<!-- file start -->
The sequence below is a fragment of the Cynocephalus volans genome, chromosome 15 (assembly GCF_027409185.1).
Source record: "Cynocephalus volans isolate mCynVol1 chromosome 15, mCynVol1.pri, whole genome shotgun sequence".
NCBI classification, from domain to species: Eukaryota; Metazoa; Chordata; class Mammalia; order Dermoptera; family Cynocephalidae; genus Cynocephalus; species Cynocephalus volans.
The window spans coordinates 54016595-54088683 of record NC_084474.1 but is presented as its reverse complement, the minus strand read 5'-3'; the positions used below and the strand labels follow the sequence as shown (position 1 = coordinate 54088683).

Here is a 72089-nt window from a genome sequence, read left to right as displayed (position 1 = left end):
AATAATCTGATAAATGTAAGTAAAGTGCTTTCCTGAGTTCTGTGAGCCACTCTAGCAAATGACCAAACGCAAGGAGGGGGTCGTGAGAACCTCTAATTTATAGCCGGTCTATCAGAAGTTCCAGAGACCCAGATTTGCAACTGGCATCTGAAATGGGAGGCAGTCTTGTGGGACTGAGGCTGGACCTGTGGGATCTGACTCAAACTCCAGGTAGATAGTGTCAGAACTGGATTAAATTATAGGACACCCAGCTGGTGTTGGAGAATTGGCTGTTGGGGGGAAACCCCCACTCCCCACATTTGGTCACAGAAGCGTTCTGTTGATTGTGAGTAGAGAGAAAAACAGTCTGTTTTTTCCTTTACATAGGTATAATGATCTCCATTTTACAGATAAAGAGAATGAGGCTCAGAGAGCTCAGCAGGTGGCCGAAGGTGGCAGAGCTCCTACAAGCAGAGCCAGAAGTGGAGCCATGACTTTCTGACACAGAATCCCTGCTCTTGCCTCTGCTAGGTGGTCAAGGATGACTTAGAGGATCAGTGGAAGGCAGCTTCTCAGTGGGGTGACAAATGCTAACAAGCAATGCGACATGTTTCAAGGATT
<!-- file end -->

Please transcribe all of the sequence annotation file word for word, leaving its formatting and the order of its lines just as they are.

The sequence below is a fragment of the Cynocephalus volans genome, chromosome 15 (assembly GCF_027409185.1).
Source record: "Cynocephalus volans isolate mCynVol1 chromosome 15, mCynVol1.pri, whole genome shotgun sequence".
NCBI classification, from domain to species: Eukaryota; Metazoa; Chordata; class Mammalia; order Dermoptera; family Cynocephalidae; genus Cynocephalus; species Cynocephalus volans.
The window spans coordinates 54016595-54088683 of record NC_084474.1 but is presented as its reverse complement, the minus strand read 5'-3'; the positions used below and the strand labels follow the sequence as shown (position 1 = coordinate 54088683).

Here is a 72089-nt window from a genome sequence, read left to right as displayed (position 1 = left end):
AATAATCTGATAAATGTAAGTAAAGTGCTTTCCTGAGTTCTGTGAGCCACTCTAGCAAATGACCAAACGCAAGGAGGGGGTCGTGAGAACCTCTAATTTATAGCCGGTCTATCAGAAGTTCCAGAGACCCAGATTTGCAACTGGCATCTGAAATGGGAGGCAGTCTTGTGGGACTGAGGCTGGACCTGTGGGATCTGACTCAAACTCCAGGTAGATAGTGTCAGAACTGGATTAAATTATAGGACACCCAGCTGGTGTTGGAGAATTGGCTGTTGGGGGGAAACCCCCACTCCCCACATTTGGTCACAGAAGCGTTCTGTTGATTGTGAGTAGAGAGAAAAACAGTCTGTTTTTTCCTTTACATAGGTATAATGATCTCCATTTTACAGATAAAGAGAATGAGGCTCAGAGAGCTCAGCAGGTGGCCGAAGGTGGCAGAGCTCCTACAAGCAGAGCCAGAAGTGGAGCCATGACTTTCTGACACAGAATCCCTGCTCTTGCCTCTGCTAGGTGGTCAAGGATGACTTAGAGGATCAGTGGAAGGCAGCTTCTCAGTGGGGTGACAAATGCTAACAAGCAATGCGACATGTTTCAAGGATT